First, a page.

In 1920, the world was entering into an exciting decade that was promising in comparison to the 1910s. Women were allowed to vote in the United States for the first time, the first mass media outlets, such as the National Broadcasting Center, were released to the public and the Raggedy Anne doll made its debut.

In Spokane, Gonzaga University introduced The Gonzaga Bulletin, a student-run newspaper. Campus life was drastically different 100 years ago, with College Hall housing all university activities, as well as Gonzaga Preparatory High School.

When The Bulletin debuted, campus was only accepting male students, a common trend for universities in the early 20th century.

Stephanie Plowman is the special collections librarian at Foley Library, where she manages the university’s archives. 

The archives include over 16,000 rare books — with some dating back to the 1400s — Bing Crosby memorabilia, manuscripts, letters from World War II and digital archives that can be found by anyone online.

In the archives are old student handbooks, a green beanie that all first-year students had to wear until their class won the freshman vs. sophomore games and Bulletins dating from the 1920s to 1995.

Plowman said people can see Bulletins up to 1983 and the digital staff is working to add to that all the time.

The first few years of The Bulletin haven’t been microfilmed yet, either because the condition of the paper it’s printed on or because GU does not have a copy of it. 

“Those first five or six years we just have a scattering of a few of them,” Plowman said. 

Foley has a department that is working on scanning papers from 1983 to today; it will also scan in Bulletins from before 1927 when they are donated to the library.

“When we get to 1995, we’re going to have to decide whether to archive or not,” Plowman said. 

"When we microfilmed the Bulletin we were thinking about preservation," Plowman said. "It was only more recently with technology were we able to make digital scans of the microfilm and upload them to our digital archives so they were accessible to the public."

As technology evolved, The Bulletin created a website in the early 2000s, where articles are individually uploaded. This was in response to trends showing that people are more likely to read an article on their cellphone than to pick up a newspaper. 

“Years ago, I worked with Bulletin editors to figure out how to get The Bulletin online,” Plowman said.

She worked with Ramona Baldwin, the editor-in-chief in the late ‘90s, on how to get the papers online and easily available to readers around the world.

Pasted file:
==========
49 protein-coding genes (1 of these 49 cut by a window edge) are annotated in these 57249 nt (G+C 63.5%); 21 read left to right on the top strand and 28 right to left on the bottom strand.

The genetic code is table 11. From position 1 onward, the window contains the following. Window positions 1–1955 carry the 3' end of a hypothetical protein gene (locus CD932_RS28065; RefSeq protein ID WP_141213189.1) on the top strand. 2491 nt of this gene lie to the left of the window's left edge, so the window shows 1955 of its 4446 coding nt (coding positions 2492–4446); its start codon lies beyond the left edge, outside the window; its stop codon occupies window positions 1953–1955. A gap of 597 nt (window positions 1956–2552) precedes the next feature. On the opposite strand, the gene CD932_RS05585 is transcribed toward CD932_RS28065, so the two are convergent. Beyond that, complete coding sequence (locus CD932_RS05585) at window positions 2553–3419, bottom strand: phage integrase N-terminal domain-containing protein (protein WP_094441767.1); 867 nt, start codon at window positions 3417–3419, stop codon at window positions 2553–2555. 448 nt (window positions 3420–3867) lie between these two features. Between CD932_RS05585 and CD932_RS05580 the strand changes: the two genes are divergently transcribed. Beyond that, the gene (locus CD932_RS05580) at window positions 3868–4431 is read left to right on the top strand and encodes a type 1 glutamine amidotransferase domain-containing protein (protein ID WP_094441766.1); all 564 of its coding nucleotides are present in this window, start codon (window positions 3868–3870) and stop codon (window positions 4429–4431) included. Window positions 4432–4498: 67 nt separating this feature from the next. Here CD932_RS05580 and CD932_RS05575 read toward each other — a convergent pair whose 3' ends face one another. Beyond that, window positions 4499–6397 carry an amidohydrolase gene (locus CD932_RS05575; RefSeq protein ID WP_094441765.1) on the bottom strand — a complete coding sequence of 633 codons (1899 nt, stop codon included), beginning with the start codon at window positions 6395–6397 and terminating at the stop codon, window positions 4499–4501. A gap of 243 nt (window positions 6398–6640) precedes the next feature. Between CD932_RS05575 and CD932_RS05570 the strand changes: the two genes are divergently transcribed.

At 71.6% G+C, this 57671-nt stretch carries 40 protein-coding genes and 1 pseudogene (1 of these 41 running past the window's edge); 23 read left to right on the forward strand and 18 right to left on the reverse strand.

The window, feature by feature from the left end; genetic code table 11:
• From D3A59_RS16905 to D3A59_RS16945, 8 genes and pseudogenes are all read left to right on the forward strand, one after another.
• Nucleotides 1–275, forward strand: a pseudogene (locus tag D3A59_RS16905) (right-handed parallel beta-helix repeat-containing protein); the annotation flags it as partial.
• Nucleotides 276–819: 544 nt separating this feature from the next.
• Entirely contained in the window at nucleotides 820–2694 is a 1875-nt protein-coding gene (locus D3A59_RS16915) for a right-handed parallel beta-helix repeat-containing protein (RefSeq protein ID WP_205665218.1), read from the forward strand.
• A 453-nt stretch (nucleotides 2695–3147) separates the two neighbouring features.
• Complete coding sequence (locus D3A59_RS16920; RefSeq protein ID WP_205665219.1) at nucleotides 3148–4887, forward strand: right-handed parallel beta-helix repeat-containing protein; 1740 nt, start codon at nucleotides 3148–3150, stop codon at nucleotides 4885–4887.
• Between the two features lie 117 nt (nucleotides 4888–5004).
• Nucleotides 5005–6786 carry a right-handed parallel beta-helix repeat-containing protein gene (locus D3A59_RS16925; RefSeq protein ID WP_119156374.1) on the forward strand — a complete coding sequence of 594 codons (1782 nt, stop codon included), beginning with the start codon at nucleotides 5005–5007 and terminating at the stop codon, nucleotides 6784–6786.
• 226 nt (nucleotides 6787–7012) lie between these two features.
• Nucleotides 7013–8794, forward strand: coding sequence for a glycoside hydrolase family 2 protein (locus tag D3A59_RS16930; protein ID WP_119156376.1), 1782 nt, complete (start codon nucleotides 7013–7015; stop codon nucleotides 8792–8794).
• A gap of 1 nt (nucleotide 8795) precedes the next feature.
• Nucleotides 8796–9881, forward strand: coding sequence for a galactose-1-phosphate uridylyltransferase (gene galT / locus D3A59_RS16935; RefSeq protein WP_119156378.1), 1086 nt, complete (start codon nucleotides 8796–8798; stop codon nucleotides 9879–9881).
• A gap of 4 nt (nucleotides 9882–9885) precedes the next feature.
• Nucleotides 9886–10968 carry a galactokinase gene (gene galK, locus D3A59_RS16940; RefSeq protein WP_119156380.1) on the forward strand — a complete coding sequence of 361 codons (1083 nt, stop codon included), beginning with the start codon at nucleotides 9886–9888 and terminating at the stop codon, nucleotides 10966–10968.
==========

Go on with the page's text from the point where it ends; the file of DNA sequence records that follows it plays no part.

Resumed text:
Leah Sottile, who graduated from GU in 2003, wrote for The Bulletin from 2000-03 and worked as editor-in-chief for a semester as well. 

After GU, Sottile became the music editor at The Inlander. From there, she was a freelance writer in Portland, where she resides, for The Washington Post, Rolling Stone Magazine and The New York Times.

When Sottile was a staff writer, the hot topic on campus was drinking. 

“We wrote a lot about alcohol policies on campus,” Sottile said in an email. “I think that was a direct response to the strong drinking culture at Gonzaga and the equally punitive policies against students for participating in that culture.”

Another way to see what campus culture was like in the past is to look at the advertisements that are featured in the paper. In early editions of The Bulletin, cigarette ads were common, something that would be shocking to see in a university newspaper today.

A story Sottile wrote as a student was when anthrax, a rare and serious bacteria, was getting mailed to post offices around the country.

“There were rumors of an anthrax scare on campus,” Sottile said. “I remember posting up outside the mailroom in Crosby until the staff there would talk about what happened.”

Joseph Thompson worked for The Bulletin from 2016-19. Thompson served as editor-in-chief for a semester and is now a reporter for the Everett Herald. 

Thompson wrote stories covering the hot topic issues on campus, most notably when the Knights were suspended for on-campus drinking and hazing.

“A lot of people I knew and some I didn’t took offense to our coverage, which honestly made me prouder of it,” Thompson said in an email.

In the 1940s, universities around the country were finding it difficult to fill seats in their classrooms due to World War II. 

“We added three naval programs to help keep us going like a lot of universities did at the time,” Plowman said. 

The Bulletin also covered when women were first allowed to enroll in 1948. In Volume 33 No. 1, an article  titled “Gonzaga’s first co-ed thinks women should organize” was included.

In the ‘30s, the talk on campus was a petition going around to change GU’s mascot from the Bulldogs to the Emperors. While this change was never enacted, it’s known that Bing Crosby was a strong supporter of the name change.

For a century now, The Bulletin has been reporting campus-based news through the eyes of the people who are living it: the students. Times have changed, but the core values of spreading truth haven’t shifted in over 100 years. 

Lindsey Wilson is a staff writer. Follow her on Twitter: @lindseyrwilson1.

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